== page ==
7. No central heating, only recycled wood chip logs in a single burner in one room. No flying since 2014. He had no choice. I’m kidding, we agreed on a theory of harm reduction which even includes doing less work that other people can do better, or need to do. If I make enough for our basic costs by May, I stop for the rest of the year.

  8. “Less work” and “harm reduction” are slogans for our time – we should all drink to that. Unfortunately, I see mostly Trump signs on the F350s still on the road – though I see did one glorious, hand-painted, “Fuck Trump” on a 4×8 plywood sheet outside a rural trailer. Heroes abound.

  9. I suppose that, for me, acceptance means something close to the Serenity Prayer, though I’m normally allergic to such treacle. Dwelling full-time in a futilist or doomer funk was my situation for about a decade while I pieced together the story. However, I couldn’t stay there permanently. I haven’t exactly learned to love the bomb à la Dr. Strangelove, but I’ve (mostly) stopped bloviating pointlessly about the prognosis. Yet nagging questions are never far from the front of my mind.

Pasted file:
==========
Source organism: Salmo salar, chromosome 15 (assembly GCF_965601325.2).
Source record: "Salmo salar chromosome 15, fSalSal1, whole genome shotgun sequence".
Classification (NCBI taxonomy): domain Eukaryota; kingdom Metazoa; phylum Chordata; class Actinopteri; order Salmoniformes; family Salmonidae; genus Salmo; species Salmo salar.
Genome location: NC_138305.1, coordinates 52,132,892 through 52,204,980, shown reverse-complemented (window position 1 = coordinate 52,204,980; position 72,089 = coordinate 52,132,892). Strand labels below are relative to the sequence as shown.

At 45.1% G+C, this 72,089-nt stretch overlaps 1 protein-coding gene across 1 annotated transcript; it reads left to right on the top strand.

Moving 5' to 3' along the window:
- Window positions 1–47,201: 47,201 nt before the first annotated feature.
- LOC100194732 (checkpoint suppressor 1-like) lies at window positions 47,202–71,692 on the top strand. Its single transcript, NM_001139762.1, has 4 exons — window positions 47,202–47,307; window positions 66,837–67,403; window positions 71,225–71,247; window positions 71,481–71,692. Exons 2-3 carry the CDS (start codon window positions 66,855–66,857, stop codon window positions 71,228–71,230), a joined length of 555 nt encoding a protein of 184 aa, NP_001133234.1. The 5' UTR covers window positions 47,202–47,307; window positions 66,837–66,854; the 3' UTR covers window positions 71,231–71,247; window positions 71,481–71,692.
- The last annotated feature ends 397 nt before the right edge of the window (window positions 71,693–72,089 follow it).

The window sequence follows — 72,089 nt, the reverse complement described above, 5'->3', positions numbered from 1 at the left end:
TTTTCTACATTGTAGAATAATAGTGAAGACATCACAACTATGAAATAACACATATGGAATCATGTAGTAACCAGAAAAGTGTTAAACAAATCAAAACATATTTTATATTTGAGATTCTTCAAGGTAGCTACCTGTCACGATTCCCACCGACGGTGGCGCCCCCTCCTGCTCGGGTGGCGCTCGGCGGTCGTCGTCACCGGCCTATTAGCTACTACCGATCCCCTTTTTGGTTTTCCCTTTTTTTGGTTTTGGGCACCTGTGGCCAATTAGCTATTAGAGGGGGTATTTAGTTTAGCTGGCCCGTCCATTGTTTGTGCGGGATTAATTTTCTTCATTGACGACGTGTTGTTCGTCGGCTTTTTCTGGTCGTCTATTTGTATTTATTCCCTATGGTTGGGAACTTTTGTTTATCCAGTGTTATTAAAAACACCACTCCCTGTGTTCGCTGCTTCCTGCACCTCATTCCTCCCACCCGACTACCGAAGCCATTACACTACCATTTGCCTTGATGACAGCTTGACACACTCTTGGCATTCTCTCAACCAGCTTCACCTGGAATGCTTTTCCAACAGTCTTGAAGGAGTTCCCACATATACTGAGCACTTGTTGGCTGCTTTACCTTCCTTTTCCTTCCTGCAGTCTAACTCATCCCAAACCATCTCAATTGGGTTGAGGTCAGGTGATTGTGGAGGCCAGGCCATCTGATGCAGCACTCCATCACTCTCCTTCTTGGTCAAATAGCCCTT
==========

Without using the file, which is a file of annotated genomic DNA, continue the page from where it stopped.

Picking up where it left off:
The mental health study you mention sounds like it was in denial of fundamental reality and that to be “healthy” individuals should also deny the truth cropping up inconveniently all around. The famous Krishnamurti quote puts the lie to that.

  10. That’s a very affecting story. “Dwelling in a funk” is a hard way to go, and it’s immensely to your credit that you got out of it.
    There’s “bloviating” and then there’s letting off intellectual steam, letting your thoughts hits the printable page to make a claim about and upon the world. The world may be indifferent to those claims, it may bite back, but there’s real value in making informed, brain-clearing points about pointlessness.